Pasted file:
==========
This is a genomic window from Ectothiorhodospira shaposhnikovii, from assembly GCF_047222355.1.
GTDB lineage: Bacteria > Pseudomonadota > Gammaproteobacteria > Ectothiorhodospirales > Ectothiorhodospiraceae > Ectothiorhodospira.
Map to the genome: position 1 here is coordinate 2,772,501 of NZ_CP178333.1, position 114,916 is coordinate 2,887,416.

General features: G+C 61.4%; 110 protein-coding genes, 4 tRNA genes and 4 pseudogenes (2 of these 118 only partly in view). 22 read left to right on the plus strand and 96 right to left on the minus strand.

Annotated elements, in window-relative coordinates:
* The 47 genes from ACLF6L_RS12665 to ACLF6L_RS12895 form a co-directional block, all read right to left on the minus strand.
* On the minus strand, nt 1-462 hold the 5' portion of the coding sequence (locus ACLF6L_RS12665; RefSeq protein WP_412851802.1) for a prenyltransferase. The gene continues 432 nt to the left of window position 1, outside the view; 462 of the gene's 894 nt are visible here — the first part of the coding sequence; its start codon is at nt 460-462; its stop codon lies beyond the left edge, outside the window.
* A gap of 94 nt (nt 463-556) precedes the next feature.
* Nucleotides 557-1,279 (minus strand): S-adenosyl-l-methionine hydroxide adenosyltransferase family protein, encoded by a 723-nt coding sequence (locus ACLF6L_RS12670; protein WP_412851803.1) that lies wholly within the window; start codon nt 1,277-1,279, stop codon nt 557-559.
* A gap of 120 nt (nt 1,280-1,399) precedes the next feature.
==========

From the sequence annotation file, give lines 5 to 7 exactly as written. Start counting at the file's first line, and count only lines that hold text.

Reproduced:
Annotated elements, in window-relative coordinates:
* The 47 genes from ACLF6L_RS12665 to ACLF6L_RS12895 form a co-directional block, all read right to left on the minus strand.
* On the minus strand, nt 1-462 hold the 5' portion of the coding sequence (locus ACLF6L_RS12665; RefSeq protein WP_412851802.1) for a prenyltransferase. The gene continues 432 nt to the left of window position 1, outside the view; 462 of the gene's 894 nt are visible here — the first part of the coding sequence; its start codon is at nt 460-462; its stop codon lies beyond the left edge, outside the window.